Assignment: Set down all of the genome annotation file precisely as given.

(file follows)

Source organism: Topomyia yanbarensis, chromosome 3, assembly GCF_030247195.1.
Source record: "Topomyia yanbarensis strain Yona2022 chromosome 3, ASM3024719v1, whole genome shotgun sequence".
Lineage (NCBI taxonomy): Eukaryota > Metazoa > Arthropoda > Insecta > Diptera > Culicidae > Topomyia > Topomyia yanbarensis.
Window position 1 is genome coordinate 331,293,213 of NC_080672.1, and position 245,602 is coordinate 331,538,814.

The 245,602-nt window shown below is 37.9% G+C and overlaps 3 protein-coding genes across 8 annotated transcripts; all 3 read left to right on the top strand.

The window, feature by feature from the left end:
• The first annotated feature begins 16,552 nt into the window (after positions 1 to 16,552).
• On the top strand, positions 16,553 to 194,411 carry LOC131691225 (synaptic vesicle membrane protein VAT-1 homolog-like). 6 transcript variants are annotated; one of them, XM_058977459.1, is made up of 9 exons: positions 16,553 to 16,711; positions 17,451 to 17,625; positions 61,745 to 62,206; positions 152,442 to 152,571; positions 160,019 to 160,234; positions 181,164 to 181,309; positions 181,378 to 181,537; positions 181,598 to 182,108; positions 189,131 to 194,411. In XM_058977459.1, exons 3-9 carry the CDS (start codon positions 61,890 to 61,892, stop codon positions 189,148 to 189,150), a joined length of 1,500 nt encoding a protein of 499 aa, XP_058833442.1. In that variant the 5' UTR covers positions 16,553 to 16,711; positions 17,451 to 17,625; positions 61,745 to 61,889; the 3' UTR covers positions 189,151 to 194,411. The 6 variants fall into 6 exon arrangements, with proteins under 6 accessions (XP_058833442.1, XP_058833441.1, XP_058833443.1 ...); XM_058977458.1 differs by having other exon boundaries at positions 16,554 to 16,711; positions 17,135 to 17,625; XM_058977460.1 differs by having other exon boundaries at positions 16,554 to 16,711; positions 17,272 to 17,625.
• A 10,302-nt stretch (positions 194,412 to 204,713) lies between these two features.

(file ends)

Source organism: Topomyia yanbarensis, chromosome 3, assembly GCF_030247195.1.
Source record: "Topomyia yanbarensis strain Yona2022 chromosome 3, ASM3024719v1, whole genome shotgun sequence".
Lineage (NCBI taxonomy): Eukaryota > Metazoa > Arthropoda > Insecta > Diptera > Culicidae > Topomyia > Topomyia yanbarensis.
Window position 1 is genome coordinate 331,293,213 of NC_080672.1, and position 245,602 is coordinate 331,538,814.

The 245,602-nt window shown below is 37.9% G+C and overlaps 3 protein-coding genes across 8 annotated transcripts; all 3 read left to right on the top strand.

The window, feature by feature from the left end:
• The first annotated feature begins 16,552 nt into the window (after positions 1 to 16,552).
• On the top strand, positions 16,553 to 194,411 carry LOC131691225 (synaptic vesicle membrane protein VAT-1 homolog-like). 6 transcript variants are annotated; one of them, XM_058977459.1, is made up of 9 exons: positions 16,553 to 16,711; positions 17,451 to 17,625; positions 61,745 to 62,206; positions 152,442 to 152,571; positions 160,019 to 160,234; positions 181,164 to 181,309; positions 181,378 to 181,537; positions 181,598 to 182,108; positions 189,131 to 194,411. In XM_058977459.1, exons 3-9 carry the CDS (start codon positions 61,890 to 61,892, stop codon positions 189,148 to 189,150), a joined length of 1,500 nt encoding a protein of 499 aa, XP_058833442.1. In that variant the 5' UTR covers positions 16,553 to 16,711; positions 17,451 to 17,625; positions 61,745 to 61,889; the 3' UTR covers positions 189,151 to 194,411. The 6 variants fall into 6 exon arrangements, with proteins under 6 accessions (XP_058833442.1, XP_058833441.1, XP_058833443.1 ...); XM_058977458.1 differs by having other exon boundaries at positions 16,554 to 16,711; positions 17,135 to 17,625; XM_058977460.1 differs by having other exon boundaries at positions 16,554 to 16,711; positions 17,272 to 17,625.
• A 10,302-nt stretch (positions 194,412 to 204,713) lies between these two features.